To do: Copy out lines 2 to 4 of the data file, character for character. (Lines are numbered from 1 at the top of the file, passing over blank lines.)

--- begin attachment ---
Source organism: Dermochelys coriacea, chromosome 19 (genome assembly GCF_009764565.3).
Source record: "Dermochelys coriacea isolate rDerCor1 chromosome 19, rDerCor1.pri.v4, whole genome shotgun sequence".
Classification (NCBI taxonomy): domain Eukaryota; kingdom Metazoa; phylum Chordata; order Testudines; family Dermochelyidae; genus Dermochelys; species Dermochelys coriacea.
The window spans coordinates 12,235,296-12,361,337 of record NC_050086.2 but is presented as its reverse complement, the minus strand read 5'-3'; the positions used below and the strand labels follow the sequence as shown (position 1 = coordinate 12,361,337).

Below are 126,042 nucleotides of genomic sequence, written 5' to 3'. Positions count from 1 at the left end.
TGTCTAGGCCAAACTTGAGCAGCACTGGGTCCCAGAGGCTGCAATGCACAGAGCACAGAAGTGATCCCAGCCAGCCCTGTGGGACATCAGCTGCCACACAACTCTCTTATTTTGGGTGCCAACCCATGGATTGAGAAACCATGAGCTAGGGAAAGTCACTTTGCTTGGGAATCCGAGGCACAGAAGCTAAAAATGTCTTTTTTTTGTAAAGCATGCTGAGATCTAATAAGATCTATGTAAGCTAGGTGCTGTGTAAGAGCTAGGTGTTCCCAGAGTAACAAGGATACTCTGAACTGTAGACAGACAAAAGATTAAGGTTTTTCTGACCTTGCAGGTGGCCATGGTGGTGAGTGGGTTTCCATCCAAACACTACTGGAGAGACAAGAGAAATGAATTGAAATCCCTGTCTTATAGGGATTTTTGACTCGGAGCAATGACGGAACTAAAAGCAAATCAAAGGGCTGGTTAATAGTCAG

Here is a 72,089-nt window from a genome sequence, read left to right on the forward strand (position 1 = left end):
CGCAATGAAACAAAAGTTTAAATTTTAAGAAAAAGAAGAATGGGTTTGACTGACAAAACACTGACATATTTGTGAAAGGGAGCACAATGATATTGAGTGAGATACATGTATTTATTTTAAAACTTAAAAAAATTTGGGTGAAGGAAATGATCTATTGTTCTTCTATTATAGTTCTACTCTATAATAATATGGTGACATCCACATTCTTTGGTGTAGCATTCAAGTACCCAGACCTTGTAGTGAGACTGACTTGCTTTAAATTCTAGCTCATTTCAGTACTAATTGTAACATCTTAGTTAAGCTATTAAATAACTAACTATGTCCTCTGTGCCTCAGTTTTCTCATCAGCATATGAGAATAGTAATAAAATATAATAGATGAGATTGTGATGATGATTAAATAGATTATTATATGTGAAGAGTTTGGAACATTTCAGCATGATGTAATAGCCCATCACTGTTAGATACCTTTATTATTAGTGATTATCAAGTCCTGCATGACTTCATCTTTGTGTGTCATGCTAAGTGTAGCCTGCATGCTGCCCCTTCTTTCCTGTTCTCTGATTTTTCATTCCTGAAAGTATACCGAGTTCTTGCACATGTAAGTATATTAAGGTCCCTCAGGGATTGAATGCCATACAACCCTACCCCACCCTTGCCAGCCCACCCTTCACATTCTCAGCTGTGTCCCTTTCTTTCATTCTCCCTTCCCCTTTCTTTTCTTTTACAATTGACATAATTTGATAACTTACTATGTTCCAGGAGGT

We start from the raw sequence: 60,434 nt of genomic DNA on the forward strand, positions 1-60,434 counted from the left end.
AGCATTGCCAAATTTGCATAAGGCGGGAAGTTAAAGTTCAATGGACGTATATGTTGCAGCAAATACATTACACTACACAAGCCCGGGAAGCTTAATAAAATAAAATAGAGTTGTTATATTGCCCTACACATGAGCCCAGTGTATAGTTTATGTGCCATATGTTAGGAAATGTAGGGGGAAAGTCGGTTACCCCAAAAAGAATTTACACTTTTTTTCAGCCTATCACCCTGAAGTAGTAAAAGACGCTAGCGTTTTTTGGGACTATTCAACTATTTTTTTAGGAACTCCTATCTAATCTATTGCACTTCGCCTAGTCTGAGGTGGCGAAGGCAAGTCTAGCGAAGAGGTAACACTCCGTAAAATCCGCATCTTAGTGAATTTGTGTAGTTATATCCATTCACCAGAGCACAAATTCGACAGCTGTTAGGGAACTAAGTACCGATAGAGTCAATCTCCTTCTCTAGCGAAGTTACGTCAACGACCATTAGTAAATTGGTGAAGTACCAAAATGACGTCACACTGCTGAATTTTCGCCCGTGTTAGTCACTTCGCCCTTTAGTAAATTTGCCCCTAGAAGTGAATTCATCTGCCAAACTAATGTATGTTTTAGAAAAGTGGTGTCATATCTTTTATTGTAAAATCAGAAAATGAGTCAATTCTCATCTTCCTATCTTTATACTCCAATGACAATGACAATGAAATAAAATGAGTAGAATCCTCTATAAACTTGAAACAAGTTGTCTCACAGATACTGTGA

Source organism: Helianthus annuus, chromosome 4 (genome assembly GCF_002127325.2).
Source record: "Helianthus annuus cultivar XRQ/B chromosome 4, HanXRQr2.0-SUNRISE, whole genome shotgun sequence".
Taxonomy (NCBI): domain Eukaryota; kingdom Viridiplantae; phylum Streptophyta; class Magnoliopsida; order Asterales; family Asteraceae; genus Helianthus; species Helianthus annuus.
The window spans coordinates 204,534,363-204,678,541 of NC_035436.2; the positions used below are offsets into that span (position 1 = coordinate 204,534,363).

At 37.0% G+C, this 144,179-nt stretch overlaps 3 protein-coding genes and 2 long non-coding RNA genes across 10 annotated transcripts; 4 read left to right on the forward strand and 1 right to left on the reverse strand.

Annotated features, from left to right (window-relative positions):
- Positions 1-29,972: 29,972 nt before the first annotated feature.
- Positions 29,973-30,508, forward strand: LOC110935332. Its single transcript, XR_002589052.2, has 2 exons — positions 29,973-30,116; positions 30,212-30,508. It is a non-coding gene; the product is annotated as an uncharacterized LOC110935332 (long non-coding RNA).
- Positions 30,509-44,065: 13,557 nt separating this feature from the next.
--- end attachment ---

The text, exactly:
Source record: "Dermochelys coriacea isolate rDerCor1 chromosome 19, rDerCor1.pri.v4, whole genome shotgun sequence".
Classification (NCBI taxonomy): domain Eukaryota; kingdom Metazoa; phylum Chordata; order Testudines; family Dermochelyidae; genus Dermochelys; species Dermochelys coriacea.
The window spans coordinates 12,235,296-12,361,337 of record NC_050086.2 but is presented as its reverse complement, the minus strand read 5'-3'; the positions used below and the strand labels follow the sequence as shown (position 1 = coordinate 12,361,337).